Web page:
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Re: Makefile Includes Remake ? / files .d dependencies

From: Paul D. Smith
Subject: Re: Makefile Includes Remake ? / files .d dependencies
Date: Fri, 9 Feb 2001 10:00:15 -0500

%% Peter Biechele <address@hidden> writes:

  pb> 1) I have used an implicit rule for producing %.d files from .c
  pb>    files like described in the GNU Make manual. This works fine,
  pb>    but it ALWAYS produces .d files, although I have changed only
  pb>    ONE c-file.

That shouldn't happen.  If it does, it means that your prerequisite
lists are too aggressive; you have the all the .c files as prerequisites
of all the .d files or something like that.  Without seeing the actual
rules, etc. you're using it's not really possible to advise you.

I suggest you look at the advanced dependency generation method I
describe on my web page below.  It's much better than the one in the GNU
make manual.

  pb> 2) I have split up the makefile into one main Makefile and 5
  pb>    included MAkefiles to seperate settings for paths, flags,
  pb>    etc. in seperate files. Now I want to make sure, if someone
  pb>    changes ONE of the Makefiles, I want to remake everything !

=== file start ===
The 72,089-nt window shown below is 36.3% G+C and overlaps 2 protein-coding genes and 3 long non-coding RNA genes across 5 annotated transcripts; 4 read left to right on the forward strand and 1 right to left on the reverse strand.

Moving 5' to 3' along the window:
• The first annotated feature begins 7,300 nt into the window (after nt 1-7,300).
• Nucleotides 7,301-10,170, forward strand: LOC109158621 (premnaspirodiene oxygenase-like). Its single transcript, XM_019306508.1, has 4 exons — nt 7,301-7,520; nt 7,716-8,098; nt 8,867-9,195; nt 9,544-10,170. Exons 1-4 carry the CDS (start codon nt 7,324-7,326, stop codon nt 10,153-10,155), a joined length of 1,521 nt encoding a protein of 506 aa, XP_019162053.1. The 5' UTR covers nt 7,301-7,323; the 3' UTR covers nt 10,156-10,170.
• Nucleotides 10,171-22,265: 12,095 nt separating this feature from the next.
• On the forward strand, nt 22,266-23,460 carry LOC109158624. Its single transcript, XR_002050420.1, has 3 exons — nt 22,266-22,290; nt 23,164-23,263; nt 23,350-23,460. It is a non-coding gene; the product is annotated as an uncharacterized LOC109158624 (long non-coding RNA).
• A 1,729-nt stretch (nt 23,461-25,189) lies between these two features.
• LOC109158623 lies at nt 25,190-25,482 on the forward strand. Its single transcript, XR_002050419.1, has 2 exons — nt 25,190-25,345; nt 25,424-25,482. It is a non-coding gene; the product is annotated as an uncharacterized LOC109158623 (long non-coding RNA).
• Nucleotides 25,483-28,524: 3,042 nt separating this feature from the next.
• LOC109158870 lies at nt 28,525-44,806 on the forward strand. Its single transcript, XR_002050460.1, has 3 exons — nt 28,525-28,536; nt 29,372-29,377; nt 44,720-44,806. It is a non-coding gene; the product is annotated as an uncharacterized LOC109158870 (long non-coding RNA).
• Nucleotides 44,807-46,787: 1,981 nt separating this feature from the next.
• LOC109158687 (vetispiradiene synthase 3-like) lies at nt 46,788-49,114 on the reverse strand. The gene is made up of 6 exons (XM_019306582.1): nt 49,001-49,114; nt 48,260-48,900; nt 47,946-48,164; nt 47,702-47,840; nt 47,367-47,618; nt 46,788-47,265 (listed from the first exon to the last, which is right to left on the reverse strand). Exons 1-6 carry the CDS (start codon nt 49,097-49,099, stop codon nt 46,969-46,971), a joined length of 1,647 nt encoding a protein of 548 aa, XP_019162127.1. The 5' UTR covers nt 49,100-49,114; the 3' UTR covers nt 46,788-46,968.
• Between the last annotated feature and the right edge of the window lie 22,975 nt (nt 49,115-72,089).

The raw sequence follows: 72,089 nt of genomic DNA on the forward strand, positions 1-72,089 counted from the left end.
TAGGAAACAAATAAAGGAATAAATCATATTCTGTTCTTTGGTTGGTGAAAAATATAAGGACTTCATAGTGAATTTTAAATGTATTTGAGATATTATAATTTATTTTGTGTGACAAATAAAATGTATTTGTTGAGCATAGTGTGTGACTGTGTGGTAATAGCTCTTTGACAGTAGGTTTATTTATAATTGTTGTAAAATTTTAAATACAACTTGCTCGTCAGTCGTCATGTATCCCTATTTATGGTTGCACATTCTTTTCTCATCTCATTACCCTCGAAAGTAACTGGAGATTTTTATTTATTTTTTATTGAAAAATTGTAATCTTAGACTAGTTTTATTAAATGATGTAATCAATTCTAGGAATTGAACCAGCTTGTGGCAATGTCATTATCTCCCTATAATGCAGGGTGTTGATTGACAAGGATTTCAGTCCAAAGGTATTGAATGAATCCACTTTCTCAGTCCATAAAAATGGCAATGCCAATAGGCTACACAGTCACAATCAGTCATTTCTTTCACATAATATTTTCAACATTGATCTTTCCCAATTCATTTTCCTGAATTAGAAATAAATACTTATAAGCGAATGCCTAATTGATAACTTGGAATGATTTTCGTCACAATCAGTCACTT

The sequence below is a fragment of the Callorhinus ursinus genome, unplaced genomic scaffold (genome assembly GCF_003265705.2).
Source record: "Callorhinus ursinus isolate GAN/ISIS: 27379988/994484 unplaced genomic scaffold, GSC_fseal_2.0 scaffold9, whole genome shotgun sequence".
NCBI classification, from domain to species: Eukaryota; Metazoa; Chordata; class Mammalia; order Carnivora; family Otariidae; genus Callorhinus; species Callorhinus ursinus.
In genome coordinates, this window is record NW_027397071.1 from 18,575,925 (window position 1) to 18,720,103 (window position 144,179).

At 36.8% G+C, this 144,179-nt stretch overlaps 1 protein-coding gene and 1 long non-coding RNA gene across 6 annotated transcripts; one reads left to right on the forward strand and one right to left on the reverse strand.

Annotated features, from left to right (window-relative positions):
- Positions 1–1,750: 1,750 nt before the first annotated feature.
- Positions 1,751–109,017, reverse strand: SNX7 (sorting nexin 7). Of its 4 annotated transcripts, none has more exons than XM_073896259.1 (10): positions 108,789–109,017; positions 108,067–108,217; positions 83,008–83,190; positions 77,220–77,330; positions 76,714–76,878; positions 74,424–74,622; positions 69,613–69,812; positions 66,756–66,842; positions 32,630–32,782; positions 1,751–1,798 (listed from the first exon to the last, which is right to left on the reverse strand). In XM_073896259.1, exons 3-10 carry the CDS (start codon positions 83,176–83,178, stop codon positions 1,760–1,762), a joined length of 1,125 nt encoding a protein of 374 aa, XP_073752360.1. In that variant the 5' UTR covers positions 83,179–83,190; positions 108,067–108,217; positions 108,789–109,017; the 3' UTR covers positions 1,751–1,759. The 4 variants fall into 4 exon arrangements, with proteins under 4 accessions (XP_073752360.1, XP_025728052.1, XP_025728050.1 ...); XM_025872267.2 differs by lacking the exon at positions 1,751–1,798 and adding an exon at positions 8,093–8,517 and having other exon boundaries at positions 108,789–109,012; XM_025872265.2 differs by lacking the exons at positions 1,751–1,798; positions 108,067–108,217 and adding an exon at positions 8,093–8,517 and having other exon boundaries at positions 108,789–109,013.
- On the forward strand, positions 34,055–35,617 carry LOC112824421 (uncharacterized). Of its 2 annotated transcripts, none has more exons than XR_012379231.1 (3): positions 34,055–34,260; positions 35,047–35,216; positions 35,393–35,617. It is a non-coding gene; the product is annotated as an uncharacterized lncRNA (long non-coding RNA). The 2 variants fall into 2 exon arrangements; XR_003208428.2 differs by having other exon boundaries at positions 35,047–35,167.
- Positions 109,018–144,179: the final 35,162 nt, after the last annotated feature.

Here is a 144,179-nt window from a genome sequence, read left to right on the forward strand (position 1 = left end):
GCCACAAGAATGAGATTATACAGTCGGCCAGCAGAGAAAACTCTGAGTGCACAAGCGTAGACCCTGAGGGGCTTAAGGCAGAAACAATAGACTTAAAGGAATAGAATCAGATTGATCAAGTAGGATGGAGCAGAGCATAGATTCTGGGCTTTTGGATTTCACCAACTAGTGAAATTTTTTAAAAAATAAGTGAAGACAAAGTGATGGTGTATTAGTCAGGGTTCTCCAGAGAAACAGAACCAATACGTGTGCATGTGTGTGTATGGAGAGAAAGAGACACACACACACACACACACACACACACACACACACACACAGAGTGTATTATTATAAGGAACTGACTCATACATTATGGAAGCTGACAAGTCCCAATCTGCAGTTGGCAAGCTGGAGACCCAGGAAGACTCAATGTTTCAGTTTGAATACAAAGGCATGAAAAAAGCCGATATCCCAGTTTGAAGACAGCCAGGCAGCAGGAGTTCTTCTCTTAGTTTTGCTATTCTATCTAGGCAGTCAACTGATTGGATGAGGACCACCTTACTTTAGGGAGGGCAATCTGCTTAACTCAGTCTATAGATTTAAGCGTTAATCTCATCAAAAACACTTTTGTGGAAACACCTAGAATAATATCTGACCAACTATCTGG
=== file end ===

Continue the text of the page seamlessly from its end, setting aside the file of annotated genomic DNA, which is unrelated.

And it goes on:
pb>    This means I would like to call "make realclean" and then "make
  pb>    all", if one of the Makefiles have changed !! (This is because,
  pb>    if someone changes a define I have to recompile everything). Is
  pb>    there an easy solution ???

The only way to do this is the make all the makefiles prerequisites of
all the .o's.

Personally I think this is a Bad Idea; it means that any time someone
changes even a comment in one of those makefiles, your entire tree will
rebuild.  I suggest you simply provide a "realclean" rule and educate
your users about when it needs to be used.

My opinion is that people often try to have their makefiles do too
much.  A makefile should be a tool to serve the developer, not a yoke on
their backs.  Provide rules to do lots of useful things, and educate
your users about when they should be used.  If they're not capable of
understanding simple things like that, maybe they shouldn't be working
on the code in the first place... :)

 Paul D. Smith <address@hidden>          Find some GNU make tips at:            
 "Please remain calm...I may be mad, but I am a professional." --Mad Scientist

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